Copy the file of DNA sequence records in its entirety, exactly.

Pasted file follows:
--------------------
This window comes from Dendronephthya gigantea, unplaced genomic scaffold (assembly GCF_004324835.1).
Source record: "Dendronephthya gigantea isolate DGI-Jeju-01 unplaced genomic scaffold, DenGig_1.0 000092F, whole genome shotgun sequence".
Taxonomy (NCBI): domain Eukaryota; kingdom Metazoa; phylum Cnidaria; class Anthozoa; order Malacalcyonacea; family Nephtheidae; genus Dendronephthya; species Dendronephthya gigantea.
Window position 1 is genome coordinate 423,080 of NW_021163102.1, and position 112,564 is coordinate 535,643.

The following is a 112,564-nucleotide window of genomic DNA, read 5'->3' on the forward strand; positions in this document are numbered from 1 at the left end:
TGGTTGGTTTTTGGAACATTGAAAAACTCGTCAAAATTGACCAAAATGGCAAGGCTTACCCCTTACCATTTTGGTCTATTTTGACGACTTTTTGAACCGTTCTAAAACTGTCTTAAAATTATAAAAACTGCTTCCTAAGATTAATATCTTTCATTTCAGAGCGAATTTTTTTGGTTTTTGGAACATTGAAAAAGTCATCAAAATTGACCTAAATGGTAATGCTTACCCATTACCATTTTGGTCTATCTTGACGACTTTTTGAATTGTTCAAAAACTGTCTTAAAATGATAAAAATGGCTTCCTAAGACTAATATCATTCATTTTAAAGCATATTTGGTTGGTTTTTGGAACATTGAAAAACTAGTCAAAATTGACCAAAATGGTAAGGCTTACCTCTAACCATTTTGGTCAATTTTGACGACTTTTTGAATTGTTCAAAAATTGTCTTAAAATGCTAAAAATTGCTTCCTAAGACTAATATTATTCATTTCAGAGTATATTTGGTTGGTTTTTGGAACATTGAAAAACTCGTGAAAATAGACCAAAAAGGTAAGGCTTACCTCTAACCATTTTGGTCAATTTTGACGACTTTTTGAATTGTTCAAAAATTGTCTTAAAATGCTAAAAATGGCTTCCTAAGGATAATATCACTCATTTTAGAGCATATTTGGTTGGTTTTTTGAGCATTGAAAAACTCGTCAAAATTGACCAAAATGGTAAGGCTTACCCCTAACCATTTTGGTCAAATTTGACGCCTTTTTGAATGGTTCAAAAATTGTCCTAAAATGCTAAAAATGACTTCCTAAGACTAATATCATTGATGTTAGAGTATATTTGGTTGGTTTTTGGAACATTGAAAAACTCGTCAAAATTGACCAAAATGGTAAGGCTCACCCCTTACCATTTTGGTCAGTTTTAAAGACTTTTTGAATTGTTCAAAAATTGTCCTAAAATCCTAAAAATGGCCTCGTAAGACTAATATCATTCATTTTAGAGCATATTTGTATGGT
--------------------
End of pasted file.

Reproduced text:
This window comes from Dendronephthya gigantea, unplaced genomic scaffold (assembly GCF_004324835.1).
Source record: "Dendronephthya gigantea isolate DGI-Jeju-01 unplaced genomic scaffold, DenGig_1.0 000092F, whole genome shotgun sequence".
Taxonomy (NCBI): domain Eukaryota; kingdom Metazoa; phylum Cnidaria; class Anthozoa; order Malacalcyonacea; family Nephtheidae; genus Dendronephthya; species Dendronephthya gigantea.
Window position 1 is genome coordinate 423,080 of NW_021163102.1, and position 112,564 is coordinate 535,643.

The following is a 112,564-nucleotide window of genomic DNA, read 5'->3' on the forward strand; positions in this document are numbered from 1 at the left end:
TGGTTGGTTTTTGGAACATTGAAAAACTCGTCAAAATTGACCAAAATGGCAAGGCTTACCCCTTACCATTTTGGTCTATTTTGACGACTTTTTGAACCGTTCTAAAACTGTCTTAAAATTATAAAAACTGCTTCCTAAGATTAATATCTTTCATTTCAGAGCGAATTTTTTTGGTTTTTGGAACATTGAAAAAGTCATCAAAATTGACCTAAATGGTAATGCTTACCCATTACCATTTTGGTCTATCTTGACGACTTTTTGAATTGTTCAAAAACTGTCTTAAAATGATAAAAATGGCTTCCTAAGACTAATATCATTCATTTTAAAGCATATTTGGTTGGTTTTTGGAACATTGAAAAACTAGTCAAAATTGACCAAAATGGTAAGGCTTACCTCTAACCATTTTGGTCAATTTTGACGACTTTTTGAATTGTTCAAAAATTGTCTTAAAATGCTAAAAATTGCTTCCTAAGACTAATATTATTCATTTCAGAGTATATTTGGTTGGTTTTTGGAACATTGAAAAACTCGTGAAAATAGACCAAAAAGGTAAGGCTTACCTCTAACCATTTTGGTCAATTTTGACGACTTTTTGAATTGTTCAAAAATTGTCTTAAAATGCTAAAAATGGCTTCCTAAGGATAATATCACTCATTTTAGAGCATATTTGGTTGGTTTTTTGAGCATTGAAAAACTCGTCAAAATTGACCAAAATGGTAAGGCTTACCCCTAACCATTTTGGTCAAATTTGACGCCTTTTTGAATGGTTCAAAAATTGTCCTAAAATGCTAAAAATGACTTCCTAAGACTAATATCATTGATGTTAGAGTATATTTGGTTGGTTTTTGGAACATTGAAAAACTCGTCAAAATTGACCAAAATGGTAAGGCTCACCCCTTACCATTTTGGTCAGTTTTAAAGACTTTTTGAATTGTTCAAAAATTGTCCTAAAATCCTAAAAATGGCCTCGTAAGACTAATATCATTCATTTTAGAGCATATTTGTATGGT